Finally, I am onto the hem. I knew even back before it became "The Production Skirt" that I wanted to bind the hem of the eyelet...again it would just be easier to handle the hem if there was something solid to add to the eyelets...but I needed to decide on length, binding material and how to apply it...more steps!

This time after rooting around in the notions collection, I found a cotton blend bias binding that I've had forever. I bought a 50 yard roll of it at least 10 years ago and I'm slowly working my way through it...probably one of my better purchases! Anyway it was applied on the right side using a 1/4" seam which point my sewing machine decided it wanted to die on me! I am truly worried about it since it's been acting funny after the power shut off yesterday...

I turned it off for 30 minutes, while I pressed the seam towards the binding and then pressed it towards the back covering the seam while I watched a little Oprah. I am trying to be patient here...but I am worried about my SM! Next, I flipped it back on and I sewed close to the edge of the seam, checking every now and then to make sure that I was catching the binding in the back...and finally, finally the skirt was done.

I got this binding technique from Vonnevo on PR. Her photosite use to have the technique listed on it...cause I printed the pics off but I can't find it now...maybe I'm overlooking it...she has a Picasa site and a Flickr site.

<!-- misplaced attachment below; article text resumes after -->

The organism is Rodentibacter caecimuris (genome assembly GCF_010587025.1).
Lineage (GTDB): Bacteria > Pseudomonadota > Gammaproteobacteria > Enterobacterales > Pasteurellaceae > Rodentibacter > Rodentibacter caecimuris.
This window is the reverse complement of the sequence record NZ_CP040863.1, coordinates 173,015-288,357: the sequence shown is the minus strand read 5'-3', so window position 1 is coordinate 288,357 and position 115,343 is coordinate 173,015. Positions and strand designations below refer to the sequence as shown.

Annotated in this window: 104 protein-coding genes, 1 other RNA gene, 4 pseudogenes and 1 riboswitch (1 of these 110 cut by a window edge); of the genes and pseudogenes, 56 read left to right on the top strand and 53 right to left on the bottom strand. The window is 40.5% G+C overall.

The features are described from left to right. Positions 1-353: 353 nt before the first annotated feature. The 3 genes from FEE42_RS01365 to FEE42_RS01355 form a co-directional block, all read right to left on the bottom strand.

During one of the trips to my daughter's full length mirror to check on the fit of the skirt, I did moan about how long it was taking to make a simple skirt...and her response was two words, "Quality Sewing."

However, I do think it is more than just that! I really do think that you can decide how many steps you want to take/make in your garment. I'm not sure if the steps are based upon sewing knowledge - well I guess some of them are...because how else would you know how to perform the task if you didn't know about it! But I think some of it is choices too...

So tell me, how many steps do you usually take when constructing a garment? Do you think them out ahead of time or do you just wing it? Do you sometimes get halfway through the construction process and realize that you need to go in a different direction? Or do you just forge ahead with the plans you already have? Talk back to me...I really want to know...because I took an awful lot of steps to get a simple skirt constructed today!!!